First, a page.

WHY do people say what they say? Why do people rant about their contractor? Why do they take the time to write a restaurant review? Focusing on consumers’ word-of-mouth, Dr. Andrea shares her research and insights to help us understand the 4 main reasons why people talk. (Here’s a hint: It’s not just all about being helpful!) You’ll learn a few tips to help you diagnose why people are talking – and how to elicit unbiased recommendations from your friends!


Contents – Why People Talk

  • 3 Key Learnings
  • References & Links
  • Andrea’s Research & Commentary
  • Conclusion

3 Key Learnings

  1. Defining Word-of-Mouth

Word-of-Mouth is defined as conversations amongst consumers that:

  • focuses on products, services, or the marketplace;
  • takes place across any medium, online or IRL;
  • is not paid-for or compensated in any way; and
  • can be a random comment, an answer to a question, or a formal review.
  1. The four main motivations for WOM – Why People talk:
    1. We talk to be helpful;
    2. We talk to be social;
    3. We talk to establish balance; and
    4. We talk to serve their own self interest
  1. One tip to avoid a biased answer when asking your friends for purchase advice
  • Consumers tend to validate their own purchase decisions, even when they are trying to be helpful.
  • Instead of asking:
    • “what school should I go to?”
    • “what car should I buy?”
    • “what neighbourhood should I live in?” 
  • Try asking:                   
    • “If your school didn’t exist, what school  would you go to?”
    • “If your car didn’t exist, what car would you drive?
    • “If your neighbourhood didn’t exist, what neighbourhood would you live in?”

References & Links

Dr. Andrea Wojnicki

Co-authors and collaborators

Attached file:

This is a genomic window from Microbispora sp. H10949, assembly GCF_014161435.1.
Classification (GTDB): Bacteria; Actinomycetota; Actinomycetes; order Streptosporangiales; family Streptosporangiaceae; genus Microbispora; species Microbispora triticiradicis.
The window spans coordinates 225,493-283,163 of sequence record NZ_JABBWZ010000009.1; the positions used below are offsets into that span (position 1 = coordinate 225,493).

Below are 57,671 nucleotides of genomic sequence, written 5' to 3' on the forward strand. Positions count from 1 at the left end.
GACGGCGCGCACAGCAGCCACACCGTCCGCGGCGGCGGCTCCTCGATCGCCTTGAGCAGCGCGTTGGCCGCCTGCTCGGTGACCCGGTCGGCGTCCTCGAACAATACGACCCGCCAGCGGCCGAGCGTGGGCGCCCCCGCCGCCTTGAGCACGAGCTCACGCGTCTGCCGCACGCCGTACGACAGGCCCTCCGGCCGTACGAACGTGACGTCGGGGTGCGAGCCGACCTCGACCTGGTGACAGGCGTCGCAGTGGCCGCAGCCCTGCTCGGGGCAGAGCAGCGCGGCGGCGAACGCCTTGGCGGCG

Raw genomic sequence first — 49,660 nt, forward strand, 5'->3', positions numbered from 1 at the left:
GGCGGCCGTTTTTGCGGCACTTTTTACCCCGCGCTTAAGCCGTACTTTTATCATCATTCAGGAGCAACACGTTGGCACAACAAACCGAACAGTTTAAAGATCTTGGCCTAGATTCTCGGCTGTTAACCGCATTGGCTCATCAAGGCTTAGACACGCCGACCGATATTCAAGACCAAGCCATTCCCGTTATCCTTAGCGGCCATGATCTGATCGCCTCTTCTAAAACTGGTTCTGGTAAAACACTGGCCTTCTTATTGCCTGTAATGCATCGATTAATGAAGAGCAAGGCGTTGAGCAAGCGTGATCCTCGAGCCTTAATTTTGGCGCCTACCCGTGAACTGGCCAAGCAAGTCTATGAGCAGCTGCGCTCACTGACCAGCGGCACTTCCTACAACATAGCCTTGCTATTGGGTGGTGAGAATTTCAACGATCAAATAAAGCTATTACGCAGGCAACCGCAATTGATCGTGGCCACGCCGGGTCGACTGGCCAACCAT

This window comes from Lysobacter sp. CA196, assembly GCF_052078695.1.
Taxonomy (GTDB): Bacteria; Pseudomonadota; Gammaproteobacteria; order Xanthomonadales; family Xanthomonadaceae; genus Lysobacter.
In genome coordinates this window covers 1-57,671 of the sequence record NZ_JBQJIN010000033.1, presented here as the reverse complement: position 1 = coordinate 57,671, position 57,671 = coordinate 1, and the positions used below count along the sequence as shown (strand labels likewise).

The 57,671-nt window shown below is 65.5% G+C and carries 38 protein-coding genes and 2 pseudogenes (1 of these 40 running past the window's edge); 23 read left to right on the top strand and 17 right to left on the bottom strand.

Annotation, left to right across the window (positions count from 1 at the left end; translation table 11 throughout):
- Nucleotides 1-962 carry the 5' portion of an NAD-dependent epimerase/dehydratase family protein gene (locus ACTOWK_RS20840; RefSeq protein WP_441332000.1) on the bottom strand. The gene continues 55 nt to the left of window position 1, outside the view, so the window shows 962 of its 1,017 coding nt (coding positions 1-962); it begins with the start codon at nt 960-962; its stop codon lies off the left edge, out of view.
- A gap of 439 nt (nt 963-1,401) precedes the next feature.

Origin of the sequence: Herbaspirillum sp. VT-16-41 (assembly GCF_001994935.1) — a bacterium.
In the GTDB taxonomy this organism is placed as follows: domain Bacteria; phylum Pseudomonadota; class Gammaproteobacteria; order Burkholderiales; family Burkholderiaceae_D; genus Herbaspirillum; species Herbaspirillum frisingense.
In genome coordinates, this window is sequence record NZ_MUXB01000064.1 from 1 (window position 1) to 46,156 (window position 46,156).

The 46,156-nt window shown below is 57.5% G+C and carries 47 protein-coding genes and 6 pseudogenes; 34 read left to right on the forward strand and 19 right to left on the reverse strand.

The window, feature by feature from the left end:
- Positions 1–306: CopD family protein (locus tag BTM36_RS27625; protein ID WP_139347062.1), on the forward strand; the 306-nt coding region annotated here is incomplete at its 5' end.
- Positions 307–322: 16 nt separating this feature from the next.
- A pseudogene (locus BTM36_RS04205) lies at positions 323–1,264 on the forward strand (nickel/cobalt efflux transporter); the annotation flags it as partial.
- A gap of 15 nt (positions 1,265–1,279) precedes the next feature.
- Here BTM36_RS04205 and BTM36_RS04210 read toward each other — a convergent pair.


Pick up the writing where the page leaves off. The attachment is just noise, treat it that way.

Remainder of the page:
Online Review Websites

Consumer Psychology and Word of Mouth (Academic & Non-Academic Research)

#Sponsor – FTC & Instagram on Online Sponsorships

Dr. Andrea’s Research & Commentary

Today we focus on WORD OF MOUTH (or “WOM”)

Talk About Talk mouth

As a consumer, you may ask your friends for recommendations about what laptop to buy, what restaurant to go to, or what car to buy. Or you may use rating websites like TripAdvisor , or Yelp or Homestars to help you decide where to dine or what contractor to hire. If you’re like me, you may have wondered “what possessed these people to write these reviews?” OK – you’re probably not like me. It turns out I am obsessed with this Q.  I’m always wondering why people say what they say – whether online or IRL. SO obsessed, in fact, that I spent years studying the question.

In this episode I first define WOM, then I describe 4 different psychological motivations that consumers have to generate WOM – in other words, WHY they talk. I’ll define these motivations, tell you stories about them, even share quotes from real consumers about how they relate to WOM.

Why you should Listen (or read!)

The learnings from this episode will help you understand the motivations and the biases of people when they talk – when they generate word-of-mouth. This can be helpful for at least 3 reasons:

  1. First, the learnings from this podcast may be helpful to you in general. In other words, this might just be interesting to you in and of itself. You will learn insights regarding unconscious biases that people are communicating to you. Not to mention diagnosing what reasons you yourself might have for talking. It’s ALWAYS fun to understand what’s going on between people’s ears, right? Never mind what comes out of their mouth!
  2. Second, as a consumer, you can better assess the advice you are receiving from other consumers if you understand their motivations and biases. Spoiler alert: given these motivations and biases, you can adjust the questions that you ask your friends when you are seeking advice about what to buy or what restaurant to go to (more on that later).
  3. Last, as a marketer, you can leverage these insights to inspire your customers to “tell a friend” about your product or service.


WOM is not just ANY talk, it’s CONSUMER talk.

  • That means it is talk about products or services, or about the marketplace.  It could be products or services that you have purchased, or maybe ones that you’re just curious about.
  • WOM is also known as C2C communication, = Inter-consumer communication = Buzz.

WOM can be face-to-face IRL, it can be over the phone, online, or over any communication medium.